“Ocean acidification is global warming’s evil twin,” said Miyoko Sakashita, an attorney with the Center for Biological Diversity in San Francisco. “The EPA has a duty under the Clean Water Act to protect our nation’s waters from pollution. Today, CO2 is one of the biggest threats to our ocean waters.”
Click here to download the legal filing (PDF 192 kb).

Sakashita told me that Washington state was chosen as the first case because studies have revealed particular problems with ocean acidity along the West Coast. Also, the Washington Department of Ecology recently updated its list of impaired water bodies without mentioning the acidity problem. And EPA endorsed that list.

A study published in the journal “Science” suggests that the upwelling of ocean waters along the West Coast could increase acidification faster than other parts of the county.

A separate study in the Proceedings of the National Academy of Sciences confirms links between acidity in the ocean and atmospheric carbon dioxide. That study also describes effects on the ecosystem, including a bleak future for shelled organisms, including mussels.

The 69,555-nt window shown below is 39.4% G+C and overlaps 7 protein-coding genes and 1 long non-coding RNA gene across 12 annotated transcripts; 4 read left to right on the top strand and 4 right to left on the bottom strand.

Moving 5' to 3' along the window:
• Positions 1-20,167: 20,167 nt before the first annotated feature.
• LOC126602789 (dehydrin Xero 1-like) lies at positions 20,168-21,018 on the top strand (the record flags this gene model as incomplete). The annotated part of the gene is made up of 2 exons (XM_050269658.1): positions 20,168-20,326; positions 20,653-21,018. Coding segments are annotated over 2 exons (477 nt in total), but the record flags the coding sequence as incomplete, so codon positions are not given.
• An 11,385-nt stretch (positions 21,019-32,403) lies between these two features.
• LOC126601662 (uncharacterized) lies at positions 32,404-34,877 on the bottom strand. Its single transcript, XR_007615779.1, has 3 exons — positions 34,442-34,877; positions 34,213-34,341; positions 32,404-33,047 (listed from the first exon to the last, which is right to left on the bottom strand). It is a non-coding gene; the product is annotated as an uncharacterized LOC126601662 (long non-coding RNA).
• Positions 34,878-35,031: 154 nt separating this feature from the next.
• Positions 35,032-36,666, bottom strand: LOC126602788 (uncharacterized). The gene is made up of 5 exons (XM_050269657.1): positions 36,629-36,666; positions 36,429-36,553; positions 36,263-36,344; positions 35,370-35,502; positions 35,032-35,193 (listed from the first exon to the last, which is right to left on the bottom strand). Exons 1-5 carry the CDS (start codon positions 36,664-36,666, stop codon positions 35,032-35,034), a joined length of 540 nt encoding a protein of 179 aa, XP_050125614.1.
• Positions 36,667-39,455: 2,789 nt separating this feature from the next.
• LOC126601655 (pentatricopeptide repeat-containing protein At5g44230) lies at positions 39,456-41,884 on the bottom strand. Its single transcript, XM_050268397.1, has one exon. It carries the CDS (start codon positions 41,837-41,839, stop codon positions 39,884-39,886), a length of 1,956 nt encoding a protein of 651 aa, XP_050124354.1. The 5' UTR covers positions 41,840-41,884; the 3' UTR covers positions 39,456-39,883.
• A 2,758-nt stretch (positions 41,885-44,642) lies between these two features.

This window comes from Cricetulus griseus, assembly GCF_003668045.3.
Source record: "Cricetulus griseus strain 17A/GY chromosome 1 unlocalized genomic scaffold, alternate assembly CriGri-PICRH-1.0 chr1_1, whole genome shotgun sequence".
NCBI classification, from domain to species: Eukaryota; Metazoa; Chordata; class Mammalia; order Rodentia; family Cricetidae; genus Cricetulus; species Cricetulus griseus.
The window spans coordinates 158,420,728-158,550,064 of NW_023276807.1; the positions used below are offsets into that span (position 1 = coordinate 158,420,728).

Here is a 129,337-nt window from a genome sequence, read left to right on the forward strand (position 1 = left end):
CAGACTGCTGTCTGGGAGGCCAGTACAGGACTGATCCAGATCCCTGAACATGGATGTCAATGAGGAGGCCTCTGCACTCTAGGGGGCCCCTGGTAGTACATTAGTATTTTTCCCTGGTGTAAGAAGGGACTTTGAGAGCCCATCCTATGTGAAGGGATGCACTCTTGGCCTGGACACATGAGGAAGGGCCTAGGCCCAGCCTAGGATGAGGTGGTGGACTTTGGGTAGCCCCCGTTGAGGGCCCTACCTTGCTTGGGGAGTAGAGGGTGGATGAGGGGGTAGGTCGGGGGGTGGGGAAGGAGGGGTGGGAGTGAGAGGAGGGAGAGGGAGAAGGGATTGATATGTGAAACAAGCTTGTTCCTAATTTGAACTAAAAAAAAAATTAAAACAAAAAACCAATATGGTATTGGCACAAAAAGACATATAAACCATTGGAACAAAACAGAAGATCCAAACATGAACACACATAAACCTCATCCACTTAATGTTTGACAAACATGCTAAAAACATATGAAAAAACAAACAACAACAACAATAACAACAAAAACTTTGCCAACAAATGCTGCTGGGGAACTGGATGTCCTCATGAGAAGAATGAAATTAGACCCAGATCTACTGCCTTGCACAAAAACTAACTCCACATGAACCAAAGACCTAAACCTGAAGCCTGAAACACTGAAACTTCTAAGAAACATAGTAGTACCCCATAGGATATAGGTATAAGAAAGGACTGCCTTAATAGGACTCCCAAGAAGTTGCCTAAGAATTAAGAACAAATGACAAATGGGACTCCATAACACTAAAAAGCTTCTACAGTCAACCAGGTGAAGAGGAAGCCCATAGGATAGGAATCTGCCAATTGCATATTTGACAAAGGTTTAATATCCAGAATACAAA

“Our results indicate that pH decline is proceeding at a more rapid rate than previously predicted in some areas, and that this decline has ecological consequences for near-shore benthic ecosystems,” states a summary of the report.

Scientists have expressed concerns that ocean acidification could have serious consequences for a variety of shelled creatures, including corals, crabs, sea stars, sea urchins and some plankton. High acid levels can prevent the formation of shell material and could disrupt the food web.

For background information, see a EurekAlert from last May. I also discussed the issue in a Water Ways entry in November.

The Clean Water Act requires states to identify impaired waters that fail to meet water-quality standards. In Washington, the Department of Ecology assumes jurisdiction over enforcement of the law. In January, EPA approved Washington’s list of impaired waters, also called the 303(d) list, without mentioning acidification.

“Ocean acidification is not some distant threat that can be shunted off to future decision-makers; it has already arrived, and we have to acknowledge and deal with the problem right now,” said Sakashita in a news release. “EPA has all the evidence it needs to act to begin protecting our waters from ocean acidification. Further delay is simply not justified.”